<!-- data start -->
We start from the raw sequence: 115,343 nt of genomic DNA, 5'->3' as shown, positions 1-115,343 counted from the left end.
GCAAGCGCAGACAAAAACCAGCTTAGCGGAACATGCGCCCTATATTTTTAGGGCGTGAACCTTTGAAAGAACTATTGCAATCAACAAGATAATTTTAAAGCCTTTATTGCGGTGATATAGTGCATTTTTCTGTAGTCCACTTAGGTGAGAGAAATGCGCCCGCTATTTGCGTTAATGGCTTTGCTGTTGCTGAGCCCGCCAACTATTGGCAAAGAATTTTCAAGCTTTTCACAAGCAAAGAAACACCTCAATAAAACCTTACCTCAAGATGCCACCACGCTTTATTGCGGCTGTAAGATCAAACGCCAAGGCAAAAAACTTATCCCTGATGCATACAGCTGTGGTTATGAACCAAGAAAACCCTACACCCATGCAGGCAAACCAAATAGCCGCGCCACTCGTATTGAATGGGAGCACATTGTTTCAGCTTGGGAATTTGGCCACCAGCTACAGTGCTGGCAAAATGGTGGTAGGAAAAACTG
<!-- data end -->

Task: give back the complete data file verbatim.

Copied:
We start from the raw sequence: 115,343 nt of genomic DNA, 5'->3' as shown, positions 1-115,343 counted from the left end.
GCAAGCGCAGACAAAAACCAGCTTAGCGGAACATGCGCCCTATATTTTTAGGGCGTGAACCTTTGAAAGAACTATTGCAATCAACAAGATAATTTTAAAGCCTTTATTGCGGTGATATAGTGCATTTTTCTGTAGTCCACTTAGGTGAGAGAAATGCGCCCGCTATTTGCGTTAATGGCTTTGCTGTTGCTGAGCCCGCCAACTATTGGCAAAGAATTTTCAAGCTTTTCACAAGCAAAGAAACACCTCAATAAAACCTTACCTCAAGATGCCACCACGCTTTATTGCGGCTGTAAGATCAAACGCCAAGGCAAAAAACTTATCCCTGATGCATACAGCTGTGGTTATGAACCAAGAAAACCCTACACCCATGCAGGCAAACCAAATAGCCGCGCCACTCGTATTGAATGGGAGCACATTGTTTCAGCTTGGGAATTTGGCCACCAGCTACAGTGCTGGCAAAATGGTGGTAGGAAAAACTG